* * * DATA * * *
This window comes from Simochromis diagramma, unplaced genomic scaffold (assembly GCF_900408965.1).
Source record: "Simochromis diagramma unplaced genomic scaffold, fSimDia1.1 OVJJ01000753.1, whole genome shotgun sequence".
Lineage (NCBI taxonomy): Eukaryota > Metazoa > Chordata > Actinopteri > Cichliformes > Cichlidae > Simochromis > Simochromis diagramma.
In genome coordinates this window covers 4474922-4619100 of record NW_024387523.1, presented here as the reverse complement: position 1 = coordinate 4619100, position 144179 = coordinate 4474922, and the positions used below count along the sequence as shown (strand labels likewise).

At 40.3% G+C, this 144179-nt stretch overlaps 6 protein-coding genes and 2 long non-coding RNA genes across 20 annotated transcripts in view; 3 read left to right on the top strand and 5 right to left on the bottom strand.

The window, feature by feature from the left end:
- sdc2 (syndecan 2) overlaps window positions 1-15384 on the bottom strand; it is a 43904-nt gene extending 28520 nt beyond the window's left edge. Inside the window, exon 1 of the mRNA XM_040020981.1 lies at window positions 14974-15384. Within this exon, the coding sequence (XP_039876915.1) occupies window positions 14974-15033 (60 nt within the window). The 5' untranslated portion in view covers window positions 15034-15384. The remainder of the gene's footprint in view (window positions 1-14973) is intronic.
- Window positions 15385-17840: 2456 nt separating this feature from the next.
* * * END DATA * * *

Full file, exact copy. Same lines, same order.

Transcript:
This window comes from Simochromis diagramma, unplaced genomic scaffold (assembly GCF_900408965.1).
Source record: "Simochromis diagramma unplaced genomic scaffold, fSimDia1.1 OVJJ01000753.1, whole genome shotgun sequence".
Lineage (NCBI taxonomy): Eukaryota > Metazoa > Chordata > Actinopteri > Cichliformes > Cichlidae > Simochromis > Simochromis diagramma.
In genome coordinates this window covers 4474922-4619100 of record NW_024387523.1, presented here as the reverse complement: position 1 = coordinate 4619100, position 144179 = coordinate 4474922, and the positions used below count along the sequence as shown (strand labels likewise).

At 40.3% G+C, this 144179-nt stretch overlaps 6 protein-coding genes and 2 long non-coding RNA genes across 20 annotated transcripts in view; 3 read left to right on the top strand and 5 right to left on the bottom strand.

The window, feature by feature from the left end:
- sdc2 (syndecan 2) overlaps window positions 1-15384 on the bottom strand; it is a 43904-nt gene extending 28520 nt beyond the window's left edge. Inside the window, exon 1 of the mRNA XM_040020981.1 lies at window positions 14974-15384. Within this exon, the coding sequence (XP_039876915.1) occupies window positions 14974-15033 (60 nt within the window). The 5' untranslated portion in view covers window positions 15034-15384. The remainder of the gene's footprint in view (window positions 1-14973) is intronic.
- Window positions 15385-17840: 2456 nt separating this feature from the next.